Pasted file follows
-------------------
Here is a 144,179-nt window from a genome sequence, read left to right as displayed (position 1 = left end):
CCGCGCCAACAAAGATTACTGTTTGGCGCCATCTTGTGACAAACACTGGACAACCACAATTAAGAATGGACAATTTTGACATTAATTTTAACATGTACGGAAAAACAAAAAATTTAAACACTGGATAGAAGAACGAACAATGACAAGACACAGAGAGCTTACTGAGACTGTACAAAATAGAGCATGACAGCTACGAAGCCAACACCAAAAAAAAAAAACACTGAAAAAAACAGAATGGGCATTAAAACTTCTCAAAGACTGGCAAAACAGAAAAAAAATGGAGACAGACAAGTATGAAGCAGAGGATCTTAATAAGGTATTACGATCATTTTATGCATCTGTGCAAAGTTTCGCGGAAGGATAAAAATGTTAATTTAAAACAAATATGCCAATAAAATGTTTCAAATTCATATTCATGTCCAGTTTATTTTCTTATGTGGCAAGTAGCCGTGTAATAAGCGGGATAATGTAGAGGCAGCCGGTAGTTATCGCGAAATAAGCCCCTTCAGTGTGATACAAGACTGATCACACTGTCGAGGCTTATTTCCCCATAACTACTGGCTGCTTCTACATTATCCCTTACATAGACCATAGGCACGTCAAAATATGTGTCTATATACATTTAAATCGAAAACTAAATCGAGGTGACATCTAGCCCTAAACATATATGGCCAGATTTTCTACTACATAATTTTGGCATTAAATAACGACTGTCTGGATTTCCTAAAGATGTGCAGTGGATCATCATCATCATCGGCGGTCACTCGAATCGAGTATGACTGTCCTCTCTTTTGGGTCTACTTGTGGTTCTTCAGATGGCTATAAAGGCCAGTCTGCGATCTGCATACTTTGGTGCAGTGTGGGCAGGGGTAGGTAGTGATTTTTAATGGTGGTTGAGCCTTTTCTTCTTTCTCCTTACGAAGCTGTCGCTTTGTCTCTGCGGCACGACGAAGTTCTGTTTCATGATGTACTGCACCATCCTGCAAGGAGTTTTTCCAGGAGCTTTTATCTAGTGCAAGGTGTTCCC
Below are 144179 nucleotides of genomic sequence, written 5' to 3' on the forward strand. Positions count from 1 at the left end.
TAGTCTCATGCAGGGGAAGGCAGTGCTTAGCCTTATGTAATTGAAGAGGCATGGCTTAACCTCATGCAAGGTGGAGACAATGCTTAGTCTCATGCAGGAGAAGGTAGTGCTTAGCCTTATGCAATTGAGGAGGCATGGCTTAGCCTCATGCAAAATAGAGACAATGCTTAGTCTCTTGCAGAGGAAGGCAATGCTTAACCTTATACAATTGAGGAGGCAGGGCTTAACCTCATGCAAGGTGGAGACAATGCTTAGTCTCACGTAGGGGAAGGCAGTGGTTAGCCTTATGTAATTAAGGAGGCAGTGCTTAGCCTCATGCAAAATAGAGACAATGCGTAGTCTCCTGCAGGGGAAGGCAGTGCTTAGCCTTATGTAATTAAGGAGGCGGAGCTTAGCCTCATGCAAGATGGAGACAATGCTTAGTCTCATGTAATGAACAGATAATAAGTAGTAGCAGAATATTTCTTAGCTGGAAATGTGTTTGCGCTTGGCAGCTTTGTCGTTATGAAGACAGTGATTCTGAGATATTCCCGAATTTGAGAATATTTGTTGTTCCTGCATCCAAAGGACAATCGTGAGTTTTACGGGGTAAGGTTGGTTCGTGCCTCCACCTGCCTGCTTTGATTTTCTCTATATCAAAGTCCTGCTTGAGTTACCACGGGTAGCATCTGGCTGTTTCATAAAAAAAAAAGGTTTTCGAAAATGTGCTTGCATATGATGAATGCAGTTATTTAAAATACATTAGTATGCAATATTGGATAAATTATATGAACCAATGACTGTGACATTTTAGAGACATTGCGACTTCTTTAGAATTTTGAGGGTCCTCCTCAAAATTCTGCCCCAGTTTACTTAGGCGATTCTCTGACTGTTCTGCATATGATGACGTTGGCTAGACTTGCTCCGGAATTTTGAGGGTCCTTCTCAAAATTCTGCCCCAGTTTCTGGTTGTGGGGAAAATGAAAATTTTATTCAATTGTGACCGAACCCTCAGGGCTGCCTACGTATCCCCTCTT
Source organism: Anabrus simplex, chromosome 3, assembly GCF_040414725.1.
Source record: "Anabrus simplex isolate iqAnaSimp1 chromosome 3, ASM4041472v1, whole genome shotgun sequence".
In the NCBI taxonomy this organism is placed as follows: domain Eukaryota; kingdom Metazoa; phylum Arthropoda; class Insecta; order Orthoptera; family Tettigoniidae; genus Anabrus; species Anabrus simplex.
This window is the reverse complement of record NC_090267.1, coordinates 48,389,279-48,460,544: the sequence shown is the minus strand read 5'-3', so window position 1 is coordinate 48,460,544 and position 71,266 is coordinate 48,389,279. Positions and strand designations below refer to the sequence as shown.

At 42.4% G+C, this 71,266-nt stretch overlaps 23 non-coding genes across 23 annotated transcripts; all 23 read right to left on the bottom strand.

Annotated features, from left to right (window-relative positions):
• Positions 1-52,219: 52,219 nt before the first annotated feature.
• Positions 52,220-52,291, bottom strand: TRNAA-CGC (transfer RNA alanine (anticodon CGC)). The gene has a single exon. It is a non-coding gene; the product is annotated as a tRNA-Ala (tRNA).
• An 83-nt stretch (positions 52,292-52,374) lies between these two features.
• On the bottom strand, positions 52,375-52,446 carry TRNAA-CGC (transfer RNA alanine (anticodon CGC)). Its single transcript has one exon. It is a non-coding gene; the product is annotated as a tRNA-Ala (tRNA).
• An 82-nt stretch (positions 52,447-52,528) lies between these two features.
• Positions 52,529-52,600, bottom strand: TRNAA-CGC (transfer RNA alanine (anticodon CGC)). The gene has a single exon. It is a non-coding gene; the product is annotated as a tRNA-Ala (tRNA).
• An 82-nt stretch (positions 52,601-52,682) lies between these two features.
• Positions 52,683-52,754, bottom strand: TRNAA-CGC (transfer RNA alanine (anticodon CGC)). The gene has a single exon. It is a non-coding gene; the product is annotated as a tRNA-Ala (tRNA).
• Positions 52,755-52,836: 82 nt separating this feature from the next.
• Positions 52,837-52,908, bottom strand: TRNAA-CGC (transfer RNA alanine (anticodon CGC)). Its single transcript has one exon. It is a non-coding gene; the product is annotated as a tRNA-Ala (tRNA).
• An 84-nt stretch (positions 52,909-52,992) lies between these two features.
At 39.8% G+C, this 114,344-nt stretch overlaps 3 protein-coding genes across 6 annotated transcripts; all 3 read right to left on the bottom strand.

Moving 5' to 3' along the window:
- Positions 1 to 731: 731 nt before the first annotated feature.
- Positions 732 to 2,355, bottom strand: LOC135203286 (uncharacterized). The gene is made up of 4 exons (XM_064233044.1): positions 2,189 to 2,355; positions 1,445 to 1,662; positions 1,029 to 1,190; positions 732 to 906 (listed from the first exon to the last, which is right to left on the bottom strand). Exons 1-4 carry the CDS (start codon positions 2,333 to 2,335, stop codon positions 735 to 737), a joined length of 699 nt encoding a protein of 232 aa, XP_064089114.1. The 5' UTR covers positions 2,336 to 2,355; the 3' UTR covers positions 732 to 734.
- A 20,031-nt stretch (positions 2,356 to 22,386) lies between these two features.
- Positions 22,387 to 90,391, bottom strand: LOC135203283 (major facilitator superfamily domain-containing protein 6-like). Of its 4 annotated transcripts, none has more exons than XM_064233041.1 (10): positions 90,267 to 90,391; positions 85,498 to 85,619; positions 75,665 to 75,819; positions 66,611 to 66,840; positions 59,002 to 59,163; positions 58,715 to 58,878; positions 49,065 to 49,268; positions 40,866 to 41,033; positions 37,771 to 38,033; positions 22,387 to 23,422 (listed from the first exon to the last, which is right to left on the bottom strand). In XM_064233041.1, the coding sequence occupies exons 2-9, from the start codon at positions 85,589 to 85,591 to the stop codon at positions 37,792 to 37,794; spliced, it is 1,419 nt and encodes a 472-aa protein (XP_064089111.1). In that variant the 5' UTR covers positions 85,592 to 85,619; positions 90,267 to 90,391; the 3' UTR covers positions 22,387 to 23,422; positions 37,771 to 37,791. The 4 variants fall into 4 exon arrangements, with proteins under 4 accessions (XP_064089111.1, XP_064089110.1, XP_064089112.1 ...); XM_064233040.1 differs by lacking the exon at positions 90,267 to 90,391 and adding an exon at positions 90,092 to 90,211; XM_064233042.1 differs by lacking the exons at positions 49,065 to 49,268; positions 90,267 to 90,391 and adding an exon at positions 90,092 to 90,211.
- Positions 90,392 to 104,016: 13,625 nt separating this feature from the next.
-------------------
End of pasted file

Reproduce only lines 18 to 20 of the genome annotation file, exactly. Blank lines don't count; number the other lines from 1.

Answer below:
• Positions 52,683-52,754, bottom strand: TRNAA-CGC (transfer RNA alanine (anticodon CGC)). The gene has a single exon. It is a non-coding gene; the product is annotated as a tRNA-Ala (tRNA).
• Positions 52,755-52,836: 82 nt separating this feature from the next.
• Positions 52,837-52,908, bottom strand: TRNAA-CGC (transfer RNA alanine (anticodon CGC)). Its single transcript has one exon. It is a non-coding gene; the product is annotated as a tRNA-Ala (tRNA).